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  • Dir. David Fincher
  • USA
  • 1999
  • 139 min.
  • R
  • DCP
  • Assistive Listening
  • Hearing Loop

Part of 1999

You’re young. You have an easy, good paying desk job. You have a condo, Swedish furniture, artistic coffee tables and a fridge full of condiments. Yet you feel emotionally and spiritually empty. You eventually find comfort in going to support groups for leukemia and cancer victims when there’s nothing wrong with you until they’re hijacked from you by another faker. Then you meet Tyler Durden (Brad Pitt), a man who shows you that not only can you live without material needs, but that self-destruction, the collapse of society, and making dynamite from soap might not be such a bad idea either.

While it may be held partially responsible for a generation of fragile white man-children being overcome by some nihilistic urge to troll an “unfair” world, director David Fincher’s stylish adaptation of author Chuck Palahniuk’s cult sensation is a satirical commentary on the very thing it helped birth. See it again, and decide for yourself.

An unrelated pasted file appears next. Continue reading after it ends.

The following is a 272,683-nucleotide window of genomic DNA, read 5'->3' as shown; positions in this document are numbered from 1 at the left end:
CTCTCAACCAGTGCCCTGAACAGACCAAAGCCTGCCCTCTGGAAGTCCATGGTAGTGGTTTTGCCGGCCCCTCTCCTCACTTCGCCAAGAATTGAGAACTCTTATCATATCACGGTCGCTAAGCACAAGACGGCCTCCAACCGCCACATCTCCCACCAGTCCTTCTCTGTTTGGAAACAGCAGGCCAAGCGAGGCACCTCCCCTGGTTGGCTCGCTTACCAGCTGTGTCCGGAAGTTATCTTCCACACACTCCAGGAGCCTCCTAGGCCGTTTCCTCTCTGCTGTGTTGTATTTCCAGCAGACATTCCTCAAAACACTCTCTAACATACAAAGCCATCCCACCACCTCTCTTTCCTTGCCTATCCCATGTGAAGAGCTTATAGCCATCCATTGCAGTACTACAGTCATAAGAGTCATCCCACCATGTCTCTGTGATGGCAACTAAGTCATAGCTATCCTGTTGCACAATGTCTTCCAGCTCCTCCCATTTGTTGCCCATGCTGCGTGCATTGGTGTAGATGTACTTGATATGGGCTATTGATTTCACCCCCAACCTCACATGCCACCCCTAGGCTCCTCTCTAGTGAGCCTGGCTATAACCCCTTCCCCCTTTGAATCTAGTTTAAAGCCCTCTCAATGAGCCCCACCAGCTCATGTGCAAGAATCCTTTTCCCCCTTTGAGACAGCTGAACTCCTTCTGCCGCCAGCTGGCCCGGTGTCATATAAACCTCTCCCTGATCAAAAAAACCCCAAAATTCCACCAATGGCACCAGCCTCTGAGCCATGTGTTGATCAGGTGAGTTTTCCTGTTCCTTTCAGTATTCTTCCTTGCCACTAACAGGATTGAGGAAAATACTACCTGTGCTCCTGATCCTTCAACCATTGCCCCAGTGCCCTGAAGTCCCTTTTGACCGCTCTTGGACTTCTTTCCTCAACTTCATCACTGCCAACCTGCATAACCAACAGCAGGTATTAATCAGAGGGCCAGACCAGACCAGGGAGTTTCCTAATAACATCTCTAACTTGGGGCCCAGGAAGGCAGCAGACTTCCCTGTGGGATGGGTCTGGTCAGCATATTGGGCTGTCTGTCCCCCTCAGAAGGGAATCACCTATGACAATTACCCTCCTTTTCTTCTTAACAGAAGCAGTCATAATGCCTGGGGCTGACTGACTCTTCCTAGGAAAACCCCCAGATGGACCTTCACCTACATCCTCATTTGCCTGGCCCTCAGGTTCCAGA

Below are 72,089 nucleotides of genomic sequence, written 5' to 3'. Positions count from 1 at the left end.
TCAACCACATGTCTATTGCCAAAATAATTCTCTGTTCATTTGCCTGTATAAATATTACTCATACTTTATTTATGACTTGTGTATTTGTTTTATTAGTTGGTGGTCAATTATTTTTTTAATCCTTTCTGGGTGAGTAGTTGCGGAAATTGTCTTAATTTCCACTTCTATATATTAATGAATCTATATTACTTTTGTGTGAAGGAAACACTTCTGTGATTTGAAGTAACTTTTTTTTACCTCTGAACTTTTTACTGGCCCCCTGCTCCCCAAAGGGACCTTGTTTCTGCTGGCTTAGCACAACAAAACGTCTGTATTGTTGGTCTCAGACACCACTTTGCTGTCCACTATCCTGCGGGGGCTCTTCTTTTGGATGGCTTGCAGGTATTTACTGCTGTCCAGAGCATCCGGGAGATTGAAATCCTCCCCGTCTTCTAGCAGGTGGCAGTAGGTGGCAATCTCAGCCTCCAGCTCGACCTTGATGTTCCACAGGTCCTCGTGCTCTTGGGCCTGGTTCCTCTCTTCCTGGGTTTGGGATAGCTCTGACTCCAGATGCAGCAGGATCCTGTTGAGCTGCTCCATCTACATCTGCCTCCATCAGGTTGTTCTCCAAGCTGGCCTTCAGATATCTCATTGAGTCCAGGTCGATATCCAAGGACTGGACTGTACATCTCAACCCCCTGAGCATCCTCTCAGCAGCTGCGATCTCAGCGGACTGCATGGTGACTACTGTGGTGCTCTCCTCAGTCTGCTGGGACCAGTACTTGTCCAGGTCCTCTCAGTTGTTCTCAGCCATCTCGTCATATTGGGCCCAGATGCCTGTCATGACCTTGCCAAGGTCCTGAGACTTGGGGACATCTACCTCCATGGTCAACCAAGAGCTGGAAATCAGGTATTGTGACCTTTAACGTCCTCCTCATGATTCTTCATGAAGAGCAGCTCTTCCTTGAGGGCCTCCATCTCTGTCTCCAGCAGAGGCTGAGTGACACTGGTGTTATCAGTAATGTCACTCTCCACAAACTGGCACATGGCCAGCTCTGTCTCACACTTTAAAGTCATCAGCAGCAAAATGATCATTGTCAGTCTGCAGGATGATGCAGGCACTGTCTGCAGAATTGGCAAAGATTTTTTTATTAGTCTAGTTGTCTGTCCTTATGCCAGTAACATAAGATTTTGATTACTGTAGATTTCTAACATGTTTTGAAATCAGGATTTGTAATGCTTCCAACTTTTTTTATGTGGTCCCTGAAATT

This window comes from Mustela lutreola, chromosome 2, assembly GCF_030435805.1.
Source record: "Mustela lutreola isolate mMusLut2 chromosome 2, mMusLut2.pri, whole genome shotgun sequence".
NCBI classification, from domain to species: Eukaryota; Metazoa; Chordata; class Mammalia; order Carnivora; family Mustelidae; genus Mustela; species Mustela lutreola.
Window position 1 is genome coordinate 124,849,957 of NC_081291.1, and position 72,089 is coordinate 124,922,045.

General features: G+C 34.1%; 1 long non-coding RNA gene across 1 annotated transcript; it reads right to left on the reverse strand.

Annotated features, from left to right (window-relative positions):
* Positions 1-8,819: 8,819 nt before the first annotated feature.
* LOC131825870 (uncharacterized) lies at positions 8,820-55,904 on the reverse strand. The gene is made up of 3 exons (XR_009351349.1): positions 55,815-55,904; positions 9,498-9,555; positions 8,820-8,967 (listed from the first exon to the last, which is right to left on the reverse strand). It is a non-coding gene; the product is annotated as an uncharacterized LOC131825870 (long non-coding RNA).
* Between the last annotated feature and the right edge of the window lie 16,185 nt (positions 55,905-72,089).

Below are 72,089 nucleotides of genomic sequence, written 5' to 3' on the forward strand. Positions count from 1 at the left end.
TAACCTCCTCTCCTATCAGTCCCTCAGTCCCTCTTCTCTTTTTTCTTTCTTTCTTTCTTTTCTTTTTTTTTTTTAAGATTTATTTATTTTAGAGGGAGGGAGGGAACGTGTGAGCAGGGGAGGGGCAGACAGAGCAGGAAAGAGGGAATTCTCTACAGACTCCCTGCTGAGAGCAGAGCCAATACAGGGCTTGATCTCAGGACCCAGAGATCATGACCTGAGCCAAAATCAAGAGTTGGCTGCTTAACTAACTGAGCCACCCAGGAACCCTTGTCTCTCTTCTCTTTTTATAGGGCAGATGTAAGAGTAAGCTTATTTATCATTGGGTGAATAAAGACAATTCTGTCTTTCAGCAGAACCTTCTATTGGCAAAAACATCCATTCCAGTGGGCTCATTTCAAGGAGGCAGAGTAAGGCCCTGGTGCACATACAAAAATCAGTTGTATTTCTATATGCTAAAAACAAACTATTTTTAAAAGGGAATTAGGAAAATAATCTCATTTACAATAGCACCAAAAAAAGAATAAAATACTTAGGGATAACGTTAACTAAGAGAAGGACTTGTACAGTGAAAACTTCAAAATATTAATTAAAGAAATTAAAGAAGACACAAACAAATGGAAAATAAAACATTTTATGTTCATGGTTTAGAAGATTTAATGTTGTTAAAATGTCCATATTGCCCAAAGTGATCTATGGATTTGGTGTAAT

“More a satire of wimpy-WASPy death wish-fulfillment fantasies than a battle cry for fed-up man-children, FIGHT CLUB would go on to be embraced hardest by meek (and mostly pale-skinned) dudes who could only dream of being as badass as Tyler Durden. They don't seem to notice they're the ones getting hit.” —Craig D. Lindsey, Nashville Scene

“So feverish is FIGHT CLUB, the nihilistic thriller based on Chuck Palahniuk's Gen X-istential novel, that thermometer contact might make mercury shatter…. Blistering, hallucinatory, often brilliant, the film by David Fincher is a combination punch of social satire and sociopathology.” —Carrie Rickey, Philadelphia Inquirer

“An outrageous mixture of brilliant technique, puerile philosophizing, trenchant satire and sensory overload, FIGHT CLUB is the most incendiary movie to come out of Hollywood in a long time. It's a mess, but one worth fighting about.” —David Ansen, Newsweek